August 31, 2017

Tx. Sen.Ted Cruz said Pork for Sandy Victims Now Cruz is The Pig and We Need Pork for Texas



 Flooding in Manhattan from Sandy


Katrina, Sandy were hurricanes in which the aftermath brought fights from the GOP politicians in which they fought( particularly (Sen. Cruz on sandy) bills for help complaining they had too much pork (too much unnecessary money). Meanwhile lives, remained in the balance. I was here without food,  electric or water and I was lucky because I was not flooded out.

The louder yells came from Texas and its Senators in which they had  so many Sandy victims in NJ and NY which they would not pass a relief bill. Delayed because they wanted less money available for victims like if it was money that was going to be given away knowing perfectly well that is not the way it works.

The President asked for the money he figured by talking with the Governors, Representatives, Senators of those regions affected bad. He calculated with FEMA what was needed and that is what he asked congress to deaf ears from Texas.

The whole NYC downtown business area was underwater. We just had this month the Subway Station on South Ferry reopen from the time Sandy flooded it out, a brand new station which had just reopened at the time.. Just like that Subway station remained closed for so long. The memories are still not fixed yet. There are people that lost everything in NY, Long Island and jersey. Still their losses put them in the food stamps roles which House Speaker Ryan and Trump wanted and still want to cut along with Trump.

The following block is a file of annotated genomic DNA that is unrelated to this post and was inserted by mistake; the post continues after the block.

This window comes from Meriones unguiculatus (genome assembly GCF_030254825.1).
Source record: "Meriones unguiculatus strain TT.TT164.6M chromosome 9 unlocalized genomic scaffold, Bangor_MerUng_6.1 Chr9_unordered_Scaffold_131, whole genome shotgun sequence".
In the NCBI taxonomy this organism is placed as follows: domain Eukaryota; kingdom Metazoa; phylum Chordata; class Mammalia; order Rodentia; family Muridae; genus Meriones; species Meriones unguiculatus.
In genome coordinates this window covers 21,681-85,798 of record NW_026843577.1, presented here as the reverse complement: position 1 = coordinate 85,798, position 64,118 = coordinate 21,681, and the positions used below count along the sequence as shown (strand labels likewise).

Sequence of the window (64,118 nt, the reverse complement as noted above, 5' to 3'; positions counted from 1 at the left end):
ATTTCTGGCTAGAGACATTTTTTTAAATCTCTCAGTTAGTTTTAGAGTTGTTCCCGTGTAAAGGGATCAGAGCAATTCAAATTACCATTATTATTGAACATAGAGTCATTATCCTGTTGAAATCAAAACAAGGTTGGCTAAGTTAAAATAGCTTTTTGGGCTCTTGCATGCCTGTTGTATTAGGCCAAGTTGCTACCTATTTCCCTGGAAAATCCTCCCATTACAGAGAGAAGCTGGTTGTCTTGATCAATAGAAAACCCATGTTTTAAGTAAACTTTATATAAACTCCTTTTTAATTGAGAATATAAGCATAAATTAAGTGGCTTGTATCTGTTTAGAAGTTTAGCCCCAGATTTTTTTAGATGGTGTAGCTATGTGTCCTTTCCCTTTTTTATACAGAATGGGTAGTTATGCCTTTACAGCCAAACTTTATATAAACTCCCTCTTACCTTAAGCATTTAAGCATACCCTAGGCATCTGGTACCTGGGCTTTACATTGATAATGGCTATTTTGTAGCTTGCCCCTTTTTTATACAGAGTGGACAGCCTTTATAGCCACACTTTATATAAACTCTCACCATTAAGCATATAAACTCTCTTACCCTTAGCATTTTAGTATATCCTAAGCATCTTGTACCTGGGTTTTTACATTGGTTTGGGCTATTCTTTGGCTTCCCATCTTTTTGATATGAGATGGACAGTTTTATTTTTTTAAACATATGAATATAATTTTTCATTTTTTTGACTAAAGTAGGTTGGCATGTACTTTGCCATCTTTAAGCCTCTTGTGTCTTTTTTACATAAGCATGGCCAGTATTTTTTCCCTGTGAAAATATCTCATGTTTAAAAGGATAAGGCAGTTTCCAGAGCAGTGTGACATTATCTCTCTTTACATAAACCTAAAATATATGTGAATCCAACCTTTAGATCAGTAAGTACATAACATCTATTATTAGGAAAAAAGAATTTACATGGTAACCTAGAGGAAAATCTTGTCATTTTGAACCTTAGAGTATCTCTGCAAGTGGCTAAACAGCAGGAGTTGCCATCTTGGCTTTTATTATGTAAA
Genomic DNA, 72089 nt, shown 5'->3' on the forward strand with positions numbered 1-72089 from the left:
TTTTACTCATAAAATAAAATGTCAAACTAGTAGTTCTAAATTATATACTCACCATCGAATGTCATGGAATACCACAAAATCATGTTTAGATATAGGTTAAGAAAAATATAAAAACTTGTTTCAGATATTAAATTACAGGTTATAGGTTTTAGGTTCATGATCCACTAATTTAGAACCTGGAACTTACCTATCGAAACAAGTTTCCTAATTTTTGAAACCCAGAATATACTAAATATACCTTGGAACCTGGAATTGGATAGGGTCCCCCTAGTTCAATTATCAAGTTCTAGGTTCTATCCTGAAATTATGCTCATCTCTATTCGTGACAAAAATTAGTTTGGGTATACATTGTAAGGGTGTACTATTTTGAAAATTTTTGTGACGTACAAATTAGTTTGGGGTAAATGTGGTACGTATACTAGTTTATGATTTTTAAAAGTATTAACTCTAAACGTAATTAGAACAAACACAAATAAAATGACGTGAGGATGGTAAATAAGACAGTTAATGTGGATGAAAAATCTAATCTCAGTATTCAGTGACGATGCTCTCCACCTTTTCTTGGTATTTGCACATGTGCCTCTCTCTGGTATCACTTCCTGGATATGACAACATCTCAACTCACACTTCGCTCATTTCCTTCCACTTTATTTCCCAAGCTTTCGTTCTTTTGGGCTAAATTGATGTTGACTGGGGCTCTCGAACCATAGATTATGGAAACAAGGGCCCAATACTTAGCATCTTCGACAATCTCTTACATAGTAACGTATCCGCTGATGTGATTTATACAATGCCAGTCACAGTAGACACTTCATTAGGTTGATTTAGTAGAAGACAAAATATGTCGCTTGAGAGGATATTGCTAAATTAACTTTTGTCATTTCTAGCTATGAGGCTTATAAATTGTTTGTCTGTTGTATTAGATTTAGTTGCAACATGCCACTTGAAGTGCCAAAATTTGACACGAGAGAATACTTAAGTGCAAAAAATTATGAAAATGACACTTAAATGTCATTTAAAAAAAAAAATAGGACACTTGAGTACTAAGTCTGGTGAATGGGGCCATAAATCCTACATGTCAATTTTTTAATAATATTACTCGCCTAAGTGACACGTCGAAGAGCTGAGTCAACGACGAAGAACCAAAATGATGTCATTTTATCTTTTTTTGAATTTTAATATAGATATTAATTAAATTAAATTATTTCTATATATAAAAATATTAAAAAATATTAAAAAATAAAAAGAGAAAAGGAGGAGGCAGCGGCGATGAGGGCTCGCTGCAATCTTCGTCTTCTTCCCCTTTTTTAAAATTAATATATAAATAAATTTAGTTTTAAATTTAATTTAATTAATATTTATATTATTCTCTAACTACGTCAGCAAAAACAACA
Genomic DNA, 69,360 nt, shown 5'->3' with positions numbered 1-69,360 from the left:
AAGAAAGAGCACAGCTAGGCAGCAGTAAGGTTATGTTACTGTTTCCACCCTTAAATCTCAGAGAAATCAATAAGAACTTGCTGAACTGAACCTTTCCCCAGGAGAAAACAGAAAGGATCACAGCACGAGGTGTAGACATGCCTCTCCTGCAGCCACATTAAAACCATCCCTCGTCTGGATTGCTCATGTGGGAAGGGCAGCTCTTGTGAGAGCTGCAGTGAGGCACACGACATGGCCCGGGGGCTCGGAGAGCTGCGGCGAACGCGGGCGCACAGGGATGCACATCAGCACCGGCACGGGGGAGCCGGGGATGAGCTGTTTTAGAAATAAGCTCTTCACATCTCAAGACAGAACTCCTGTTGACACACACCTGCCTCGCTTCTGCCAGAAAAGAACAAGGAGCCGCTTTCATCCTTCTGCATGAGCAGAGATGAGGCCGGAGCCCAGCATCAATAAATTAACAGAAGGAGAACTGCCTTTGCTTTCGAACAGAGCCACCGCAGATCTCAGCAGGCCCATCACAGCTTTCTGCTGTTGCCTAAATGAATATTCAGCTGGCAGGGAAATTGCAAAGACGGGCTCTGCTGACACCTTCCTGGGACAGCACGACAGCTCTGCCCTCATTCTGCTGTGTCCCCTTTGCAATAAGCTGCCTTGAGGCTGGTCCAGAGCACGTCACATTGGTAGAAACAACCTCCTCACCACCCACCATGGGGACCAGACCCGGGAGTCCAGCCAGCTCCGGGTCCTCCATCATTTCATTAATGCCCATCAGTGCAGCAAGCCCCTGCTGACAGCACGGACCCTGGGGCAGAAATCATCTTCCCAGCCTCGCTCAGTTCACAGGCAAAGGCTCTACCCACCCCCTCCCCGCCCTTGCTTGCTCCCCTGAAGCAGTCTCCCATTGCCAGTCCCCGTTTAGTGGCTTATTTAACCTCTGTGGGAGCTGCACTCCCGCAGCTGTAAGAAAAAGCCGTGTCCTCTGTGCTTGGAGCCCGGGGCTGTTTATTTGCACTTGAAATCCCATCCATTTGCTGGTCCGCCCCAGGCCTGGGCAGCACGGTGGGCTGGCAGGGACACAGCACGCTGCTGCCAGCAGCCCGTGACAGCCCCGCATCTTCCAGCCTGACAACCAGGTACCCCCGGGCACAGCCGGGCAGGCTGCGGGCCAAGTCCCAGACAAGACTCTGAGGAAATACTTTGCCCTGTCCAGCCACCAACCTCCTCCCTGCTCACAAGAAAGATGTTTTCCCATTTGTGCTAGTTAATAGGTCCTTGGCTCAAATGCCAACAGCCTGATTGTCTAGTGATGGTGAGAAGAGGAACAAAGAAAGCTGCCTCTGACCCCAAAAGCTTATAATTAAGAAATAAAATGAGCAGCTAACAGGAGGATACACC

The North-east is not asking an eye for an eye but it does demand from Republicans strongholds as Texas that they learn we are in this together and there is no one better than anyone else because of where they happened to be born. 5 Yrs ago NY today Texas...What was the argument again from Ted cruz representing and duly elected by the people of Texas?Pork? Well you know who is the moral pig today and pork for as money to rebuilt is for Texas. Yes?
adamfoxie.blogspot.com


 This are not the worse pictures from Sandy but it does show than even in a town that has tall buildings they are not insulated when you get high winds and flooding conditions. 



 Republicans from New York and New Jersey are pledging unconditional support for those devastated by Hurricane Harvey. But their resentment lingers.
But as historic floods wreaked havoc across the Gulf Coast, Northeastern Republicans recalled with painful detail the days after Superstorm Sandy ravaged their region in 2012. At the time, Texas' Republican lawmakers, led by Sen. Ted Cruz, overwhelmingly opposed a disaster relief package they argued was packed with wasteful spending.

The debate delayed the passage of the Sandy relief package by several weeks. And five years later, another powerful natural disaster has exposed lingering resentment that underscores regional divisions in a deeply divided Republican Party grappling with the crisis.
"It was cruel, it was vicious, and something that I'll never forget," Rep. Peter King, R-N.Y., told The Associated Press on Tuesday. He said Texas Republicans held up the 2012 bill as part of "a political ploy against the Northeast."